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C. Friedburg, M. Schambeck, M. Bonin, S. Kohl, B. Wissinger, B. Lorenz; Ocular Phenotype in 3 Young Siblings With a Homozygous KCNV2-Mutation Followed for 14 Years. Invest. Ophthalmol. Vis. Sci. 2007;48(13):3683.
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© ARVO (1962-2015); The Authors (2016-present)
To present the ocular phenotype from early childhood to teens in 3 siblings with a novel homozygous mutation in the KCNV2-gene reported to cause cone dystrophy with supernormal rod electroretinograms (ERGs).
Patients were observed over 14 years, presenting first at 2 months to 5 years of age. According to age-related capacities clinical investigation included visual acuity, orthoptics, retinoscopy, slitlamp and fundus examination, color vision testing (Lanthony Panel D15 and Nagel Anomaloscope), Goldmann visual fields (VF), 2-color-threshold perimetry (2CTP), fundus photography, fundus autofluorescence (FAF), optical coherence tomography (OCT), and Ganzfeld -ERGs (ISCEV standard). Whole genome homozygosity mapping was done applying the Affymetrix 100K SNP array. PCR amplified genomic DNA fragments were screened for mutations by direct DNA sequencing.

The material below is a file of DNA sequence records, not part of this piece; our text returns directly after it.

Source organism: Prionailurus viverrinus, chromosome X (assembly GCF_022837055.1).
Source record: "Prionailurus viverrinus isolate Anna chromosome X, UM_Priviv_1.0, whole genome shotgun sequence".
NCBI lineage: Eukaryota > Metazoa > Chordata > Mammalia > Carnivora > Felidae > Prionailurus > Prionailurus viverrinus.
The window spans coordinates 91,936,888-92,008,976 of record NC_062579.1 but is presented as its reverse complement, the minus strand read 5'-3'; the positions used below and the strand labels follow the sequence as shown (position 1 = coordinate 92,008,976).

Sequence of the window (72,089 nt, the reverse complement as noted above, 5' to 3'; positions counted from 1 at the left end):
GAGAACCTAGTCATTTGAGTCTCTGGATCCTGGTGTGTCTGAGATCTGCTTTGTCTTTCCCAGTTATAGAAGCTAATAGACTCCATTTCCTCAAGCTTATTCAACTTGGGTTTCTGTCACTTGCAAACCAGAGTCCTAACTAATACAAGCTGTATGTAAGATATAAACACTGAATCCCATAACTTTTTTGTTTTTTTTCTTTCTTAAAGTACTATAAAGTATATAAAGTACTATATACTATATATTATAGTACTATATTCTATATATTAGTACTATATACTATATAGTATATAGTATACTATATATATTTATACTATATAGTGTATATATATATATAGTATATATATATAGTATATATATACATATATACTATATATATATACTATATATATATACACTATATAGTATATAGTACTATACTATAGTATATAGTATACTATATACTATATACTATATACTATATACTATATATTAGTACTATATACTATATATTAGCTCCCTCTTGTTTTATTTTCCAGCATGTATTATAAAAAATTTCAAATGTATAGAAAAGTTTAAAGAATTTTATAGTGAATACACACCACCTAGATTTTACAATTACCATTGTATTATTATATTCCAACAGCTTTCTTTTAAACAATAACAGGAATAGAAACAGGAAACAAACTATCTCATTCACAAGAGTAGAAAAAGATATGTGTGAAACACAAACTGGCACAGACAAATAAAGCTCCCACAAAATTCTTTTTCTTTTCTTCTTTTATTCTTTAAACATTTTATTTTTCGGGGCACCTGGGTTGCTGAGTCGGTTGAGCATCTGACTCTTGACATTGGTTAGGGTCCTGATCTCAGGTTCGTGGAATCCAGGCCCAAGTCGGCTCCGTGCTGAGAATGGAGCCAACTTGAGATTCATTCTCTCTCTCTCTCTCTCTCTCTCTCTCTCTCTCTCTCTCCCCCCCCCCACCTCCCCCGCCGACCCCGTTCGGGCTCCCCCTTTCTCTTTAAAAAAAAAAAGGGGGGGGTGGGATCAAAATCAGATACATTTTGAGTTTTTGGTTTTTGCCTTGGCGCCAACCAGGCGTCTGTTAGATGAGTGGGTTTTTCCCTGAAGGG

Presenting with congenital nystagmus and initially hyperopic astigmatism, the two older siblings developed excessive myopia associated with circumpapillary myopic atrophy. The youngest had no nystagmus up to the age of 22 months. Visual acuities in all three ranged from 20/200 to 20/70. Only minor irregularities of the macular RPE were visible but FAF demonstrated a 1 PD diameter central hyperfluorescent ring. Colors were misjudged along the protan/deutan or later the achromatic axes. OCTs were normal. VF initially appeared normal, later a central scotoma was present. In scotopic 2CTP, rod sensitivity was reduced by 2 log units; in photopic 2CTP, sensitivity to red and blue stimuli was lower by 2 and 1 log units, repectively. Scotopic ERG b-waves were markedly delayed. Some of the amplitudes were "supernormal", the amplitude-versus-flash intensity function was consistently steeper. Photopic ERG b-waves were smaller than a-waves. The whole genome SNP analysis of the family revealed a region of marker homozygosity on chromosome 9p24. Subsequent mutation analysis showed a homozygous Gly461Arg mutation in KCNV2 in all three subjects.
The disease first imposed as an early-onset incomplete cone dysfunction. Onset of nystagmus was variable. Progressive axial myopia may be one sign to differentiate the disease from incomplete achromatopsia. More obvious signs of a progressive disorder were the central hyperfluorescent ring in FAF and a consistent delay of scotopic b-waves. "Supernormal" b-waves may not necessarily been seen.
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